So humbling moment for me. first time I ever went to tutoring and I will say go get help if you need help in college. yeah,
Daniel: [00:21:54] completely. I, for me, it was the reason I ask is I did engineering for a year, so I had some physics classes and the one that destroyed me was electricity and magnetism. I just couldn't wrap my head around it.
Kevin: [00:22:06] Oh yeah, that one was too bad too. I didn't take that till sophomore year. it, definitely the concepts are weird and, I don't know. They're harder to demonstrate than, uh, like a lot of the. push your car, make it go type stuff.
Andrew: [00:22:26] one of the things we talked about. Before you came on. Cause we've been trying to talk about getting you on for a couple months now. And Daniel decided to go have a kid and we decided to publish a book and things happen. So one of the things you mentioned was loneliness and that's huge for me because Amarillo has been on and off very lonely at different points.
And there's been ups, but there's been some really big downs for me. So. I don't know if that's kind of where you're going, because I know you're married. So is it a loneliness, even though you're married or was this a pre-marriage thing or what are your thoughts there that you wanted to talk about?
Kevin: [00:23:02] I don't know. There's just a, I think it's an interesting topic to talk about and something that like, Guys don't talk about that much. but there were some moments in my life where I was in a new situation, where I hadn't built up that group of friends and, uh, as somebody that tends a little bit introverted, I found it really challenging to get outside my shell.
And, I just, I think I've learned a little bit as I've gone, In terms of how to get out of some of those ruts, but it's definitely just challenging. and I found for myself that like joining organizations really helps. and I know there's some people like my wife that, you could, she'll go kicking and screaming and this any sort of organized, Way to meet friends, but, it's really helped me.
I have some examples from college where I walked into a room for a rocket club and knew no one. but just putting yourself in that situation and, just starting a couple of conversations and then the nice thing as an introvert with organizations like. Yeah. Usually I have a project that you're forced to talk to other people about.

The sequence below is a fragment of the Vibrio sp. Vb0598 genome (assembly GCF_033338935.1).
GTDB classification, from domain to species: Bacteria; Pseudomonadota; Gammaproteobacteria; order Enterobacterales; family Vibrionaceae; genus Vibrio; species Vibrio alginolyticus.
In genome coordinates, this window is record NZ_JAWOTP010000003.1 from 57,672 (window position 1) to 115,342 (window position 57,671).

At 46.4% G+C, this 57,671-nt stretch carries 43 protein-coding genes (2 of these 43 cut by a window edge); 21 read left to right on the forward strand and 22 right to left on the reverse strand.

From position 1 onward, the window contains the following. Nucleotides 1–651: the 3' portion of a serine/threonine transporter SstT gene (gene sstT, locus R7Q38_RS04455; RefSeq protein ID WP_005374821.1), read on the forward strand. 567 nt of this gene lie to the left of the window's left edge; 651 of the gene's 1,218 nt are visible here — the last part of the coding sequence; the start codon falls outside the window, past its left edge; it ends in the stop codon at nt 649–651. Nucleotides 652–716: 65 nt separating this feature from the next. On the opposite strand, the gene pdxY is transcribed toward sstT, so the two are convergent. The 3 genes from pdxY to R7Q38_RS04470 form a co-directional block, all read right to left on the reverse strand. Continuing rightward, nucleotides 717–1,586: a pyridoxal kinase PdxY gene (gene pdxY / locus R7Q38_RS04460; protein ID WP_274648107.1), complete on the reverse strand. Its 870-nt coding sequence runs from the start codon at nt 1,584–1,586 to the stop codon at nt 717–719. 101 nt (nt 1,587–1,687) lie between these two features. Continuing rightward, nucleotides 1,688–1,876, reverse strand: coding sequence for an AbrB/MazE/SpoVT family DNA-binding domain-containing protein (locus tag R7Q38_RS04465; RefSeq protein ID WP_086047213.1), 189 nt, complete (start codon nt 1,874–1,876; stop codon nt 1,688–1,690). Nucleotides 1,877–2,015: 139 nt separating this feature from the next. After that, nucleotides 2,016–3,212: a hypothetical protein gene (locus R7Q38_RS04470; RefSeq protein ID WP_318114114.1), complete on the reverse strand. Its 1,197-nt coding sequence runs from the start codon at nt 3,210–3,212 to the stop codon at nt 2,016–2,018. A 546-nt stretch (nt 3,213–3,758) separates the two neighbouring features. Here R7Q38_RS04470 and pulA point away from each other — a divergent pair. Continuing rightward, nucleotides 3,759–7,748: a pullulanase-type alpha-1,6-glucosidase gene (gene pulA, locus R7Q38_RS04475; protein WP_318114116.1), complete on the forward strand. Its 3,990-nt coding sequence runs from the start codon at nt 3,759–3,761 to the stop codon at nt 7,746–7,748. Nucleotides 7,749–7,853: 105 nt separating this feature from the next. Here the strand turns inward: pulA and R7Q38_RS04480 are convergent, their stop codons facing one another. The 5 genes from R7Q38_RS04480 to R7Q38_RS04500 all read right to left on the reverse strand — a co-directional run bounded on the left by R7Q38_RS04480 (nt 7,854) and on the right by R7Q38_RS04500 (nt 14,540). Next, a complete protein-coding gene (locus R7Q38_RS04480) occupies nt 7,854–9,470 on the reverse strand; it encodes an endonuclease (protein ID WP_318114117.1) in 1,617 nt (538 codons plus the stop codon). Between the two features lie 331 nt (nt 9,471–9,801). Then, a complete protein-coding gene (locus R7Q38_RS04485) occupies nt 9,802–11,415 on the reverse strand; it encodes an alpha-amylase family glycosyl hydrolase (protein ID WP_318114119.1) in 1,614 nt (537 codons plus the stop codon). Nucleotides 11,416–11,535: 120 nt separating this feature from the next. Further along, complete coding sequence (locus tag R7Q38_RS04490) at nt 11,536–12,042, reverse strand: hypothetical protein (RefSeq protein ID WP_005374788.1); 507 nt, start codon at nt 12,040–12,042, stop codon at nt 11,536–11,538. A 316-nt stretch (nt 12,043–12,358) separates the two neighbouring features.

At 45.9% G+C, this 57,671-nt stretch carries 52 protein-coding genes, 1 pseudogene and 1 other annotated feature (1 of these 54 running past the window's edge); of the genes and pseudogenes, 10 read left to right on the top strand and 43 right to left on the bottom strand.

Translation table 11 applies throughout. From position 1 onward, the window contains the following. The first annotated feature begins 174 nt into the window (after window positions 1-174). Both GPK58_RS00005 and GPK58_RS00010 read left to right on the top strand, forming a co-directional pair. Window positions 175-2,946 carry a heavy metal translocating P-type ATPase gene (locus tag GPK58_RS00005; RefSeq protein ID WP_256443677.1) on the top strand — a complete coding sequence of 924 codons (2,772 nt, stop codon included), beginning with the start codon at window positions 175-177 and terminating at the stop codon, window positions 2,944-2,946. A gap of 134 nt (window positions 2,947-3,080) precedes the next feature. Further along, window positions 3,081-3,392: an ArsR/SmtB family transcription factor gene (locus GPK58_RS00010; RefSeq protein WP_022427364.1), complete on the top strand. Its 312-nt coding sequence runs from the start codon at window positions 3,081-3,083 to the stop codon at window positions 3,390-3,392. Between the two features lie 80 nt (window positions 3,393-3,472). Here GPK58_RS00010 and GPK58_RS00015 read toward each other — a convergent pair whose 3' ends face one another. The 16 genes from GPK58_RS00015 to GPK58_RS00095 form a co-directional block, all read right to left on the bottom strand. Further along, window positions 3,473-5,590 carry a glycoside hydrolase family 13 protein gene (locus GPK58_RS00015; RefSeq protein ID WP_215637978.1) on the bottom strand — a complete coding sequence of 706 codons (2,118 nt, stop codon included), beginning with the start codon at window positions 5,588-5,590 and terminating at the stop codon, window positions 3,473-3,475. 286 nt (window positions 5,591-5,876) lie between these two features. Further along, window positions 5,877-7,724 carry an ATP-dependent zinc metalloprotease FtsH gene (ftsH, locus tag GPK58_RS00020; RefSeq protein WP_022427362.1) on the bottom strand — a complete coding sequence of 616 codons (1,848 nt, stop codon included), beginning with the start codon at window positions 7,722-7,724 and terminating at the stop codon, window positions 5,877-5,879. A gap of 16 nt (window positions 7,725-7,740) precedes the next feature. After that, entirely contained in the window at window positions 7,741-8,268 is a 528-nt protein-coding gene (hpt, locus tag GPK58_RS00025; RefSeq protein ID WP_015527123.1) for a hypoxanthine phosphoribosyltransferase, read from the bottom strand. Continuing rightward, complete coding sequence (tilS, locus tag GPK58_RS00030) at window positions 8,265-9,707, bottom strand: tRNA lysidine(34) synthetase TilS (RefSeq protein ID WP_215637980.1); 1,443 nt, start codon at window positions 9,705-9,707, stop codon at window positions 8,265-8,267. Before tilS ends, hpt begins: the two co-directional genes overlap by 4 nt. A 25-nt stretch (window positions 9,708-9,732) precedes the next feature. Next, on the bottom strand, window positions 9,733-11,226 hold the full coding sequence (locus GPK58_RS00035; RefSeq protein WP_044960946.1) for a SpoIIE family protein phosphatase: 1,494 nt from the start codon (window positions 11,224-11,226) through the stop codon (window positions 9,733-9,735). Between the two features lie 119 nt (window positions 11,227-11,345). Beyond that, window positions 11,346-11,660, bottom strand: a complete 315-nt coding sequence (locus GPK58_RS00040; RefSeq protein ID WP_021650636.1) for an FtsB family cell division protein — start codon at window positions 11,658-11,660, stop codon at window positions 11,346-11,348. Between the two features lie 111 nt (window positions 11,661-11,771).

and so you can avoid all awkward small talk if you'd like to until later on. And so it's a, I dunno, it's a strategy that's worked for me a few different times and it also, I feel like it's pretty rewarding. there's the time that I joined the rocket club and I got to learn how to build, It started out as a foot-long rocket from scratch.
And then we built like a 10 foot two-stage rocket and that one didn't work so well, but we had a lot of fun learning how to, build hands on like that. And then recently, while I was up here in Minneapolis, uh, one of my coworkers was involved in a boy scout troop, and I grew up in Scouts. And so I was pretty comfortable in that environment.
And, it turned out to be a really, interesting. Way to, uh, to help out the community and, also just meet people. I met a number of like people that are our parents' age, to be honest. and it's more interesting because they have a completely different outlook on life. and I don't know, organizations allowed me to go outside my comfort zone.
Daniel: [00:25:09] and something you said that I think is important with organizations that can help in those moments where it's, you know, it's frankly uncomfortable. I mean, I, I consider myself fairly extroverted, but I still going into. Two situations knowing no one, I'm not somebody that's gonna all the time, just come up and talk your ear off.